In what sense does ctypes not require writing glue code?


Sure, I’ll be more specific: there’s no glue code for function calls. Whatever function you want to call doesn’t need to be declared up front, you just call it at runtime, and it’s looked up dynamically. However, data structures like arrays and structs need to be declared, if needed.


So... ctypes requires writing glue code. The solution in the article doesn't.

"if needed" means "needed with any and all C APIs one would be interested in".


It's really crazy how many ways there are to implement FFI in Python. I started in the "old days" (Makefile, a bunch of CPython C code to implement argument parsing, etc), switched to swig (experienced both the good and bad sides), hoped that GCC-XML would make it easier to convert complicated C++ classes to Python interfaces (big mistake), then hoped that LLVM 'would solve the problem', saw Google release CLIF (still can't compile it from scratch on a modern linux system), and the large number of "late-binding" approaches. Of all of them, I was most skeptical of Cython but have slowly come to appreciate its sublime cleverness.


D & Nim (especially Nim) are very appealing from a language perspective, but the lack an IDE undermines the advantages they bring.

I personally won't consider using a language for a meaningful project unless it has a decent debugger, and reasonable refactoring; ie. at least find references & rename.

Beef is building on an IDE, which is a refreshing take, but it's still too early.


You're spot on that D is lacking a batteries-included IDE, but there are some good options available.

D in emacs works very well, but you'll have to put some work into it. Spacemacs (https://www.spacemacs.org/) makes the work a little easier, here's my .spacemacs file if anyone is interested https://gitlab.com/snippets/1942930

Using that .spacemacs file you should be able to launch a fully prepped for D! The only other dependencies are a D compiler and DCD (https://github.com/dlang-community/DCD) built and in your PATH. I'd be happy to answer any questions if something doesn't work.

Other IDEs with a languageserver implementation can make use of DLS https://github.com/d-language-server/dls. VSCode and sublime are two I've had good success with.. but I always end up back with emacs ;)

As for a debugger, you can debug any D program with GDB/LLDB (depending on if you compile with dmd/lcd). Then you can use any graphical debugger that uses gdb. Nemiver is my favorite, then there's a few web based ones that are nice: https://www.gdbgui.com/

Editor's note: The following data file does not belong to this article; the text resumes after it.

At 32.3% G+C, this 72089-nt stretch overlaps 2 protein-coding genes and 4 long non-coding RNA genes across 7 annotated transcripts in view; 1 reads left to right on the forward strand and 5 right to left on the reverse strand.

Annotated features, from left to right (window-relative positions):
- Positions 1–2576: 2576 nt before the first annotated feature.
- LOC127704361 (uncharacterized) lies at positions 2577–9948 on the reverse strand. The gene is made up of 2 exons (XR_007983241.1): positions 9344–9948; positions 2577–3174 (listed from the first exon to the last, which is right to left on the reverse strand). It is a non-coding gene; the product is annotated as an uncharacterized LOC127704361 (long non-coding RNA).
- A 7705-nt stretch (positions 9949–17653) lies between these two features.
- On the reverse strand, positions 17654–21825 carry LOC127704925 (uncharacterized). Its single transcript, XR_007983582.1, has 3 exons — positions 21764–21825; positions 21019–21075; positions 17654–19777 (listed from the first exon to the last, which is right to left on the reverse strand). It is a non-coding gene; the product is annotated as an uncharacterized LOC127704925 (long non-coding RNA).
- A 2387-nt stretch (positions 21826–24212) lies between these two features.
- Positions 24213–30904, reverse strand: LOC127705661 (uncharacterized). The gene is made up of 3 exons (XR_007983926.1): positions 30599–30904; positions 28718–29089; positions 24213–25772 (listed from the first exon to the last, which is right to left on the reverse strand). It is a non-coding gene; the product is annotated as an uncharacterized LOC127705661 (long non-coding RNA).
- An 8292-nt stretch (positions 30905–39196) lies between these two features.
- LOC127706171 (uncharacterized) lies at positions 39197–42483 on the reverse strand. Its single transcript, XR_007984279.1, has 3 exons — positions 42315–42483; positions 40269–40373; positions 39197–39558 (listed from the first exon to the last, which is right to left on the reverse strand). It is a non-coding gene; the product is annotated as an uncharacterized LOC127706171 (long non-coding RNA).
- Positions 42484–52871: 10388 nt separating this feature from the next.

D works fantastic with VS Code. See here:

https://wiki.dlang.org/Editors

Also had really good luck doing D with Spacemacs, but Spacemacs is a hit or miss to setup for me. Other times I just use Sublime Text for the syntax highlighting.


Nim also works very well in vscode. Inline compiler errors as you edit, and so on.


I can't remember what I used for Nim, I think I either used Nano or vim just because I've only tested it once or twice. I havent used it heavily yet, though I do have an interest in Nim, since I do enjoy Python programming.


My own pet peeve about D is the lack of local documentation. If I install my system's compiler packages¹ I receive basically no documentation at all. That is a huge difference to the experience with nim/rustc/go/$others which all provide a nice fat $lang-doc package in their Suggests field, and all of those contain full standard library docs/tutorials/etc.

1. gdc or ldc on Debian. The experience /may/ be different with the dmd repositories, but being external they're of less interest to me.


D comes with an interesting utility called `dman`. Run it from the command line and as an argument give it a D topic and it'll open a browser on the topic.

    dman dman
will, of course, open the browser on a page about dman.


Which, as I noted, is still a very different experience from go/nim/rust in Debian. It wasn't a pet peeve about no documentation, it is about how I can interact with it compared to to other languages.


It is provided by dmd as part of the download.

You can also get soft copies (i.e. mobi, pdf) and the docs as part of the d-apt repository for debian.

Depending on the nature of distribution it is probably just in a different package (or the package maintainer needs yelling at).

https://d-apt.sourceforge.io


> It is provided by dmd as part of the download.

Which leads me to wonder why we don't have dmd{,-doc} in Debian now, given it has been ~3 years since the compiler was open sourced. I can't even find an ITP in a quick search :/


D command line tools have a `-man` switch which will open the browser on the manual for the tool, such as:

    dmd -man


I'd recommend using Dash (on Os X) or Zeal (Linux and Windows) if you want to have an easily browseable local version of the docs.


I'm not an IDE user, but I know that certain D programmers use Visual Studio (with VisualD) and seem happy. Did you try that option?


Visual Studio with Visual D is a top notch D experience.


Nim works very well with Emacs and Visual Studio Code at the very least, also Vim (from reports by others) - including debug support. What are you missing?


Debugging and (semantic) renaming. As said, this is the minimum requirements I pose on any language for production use. Nim in VS Code lacks both.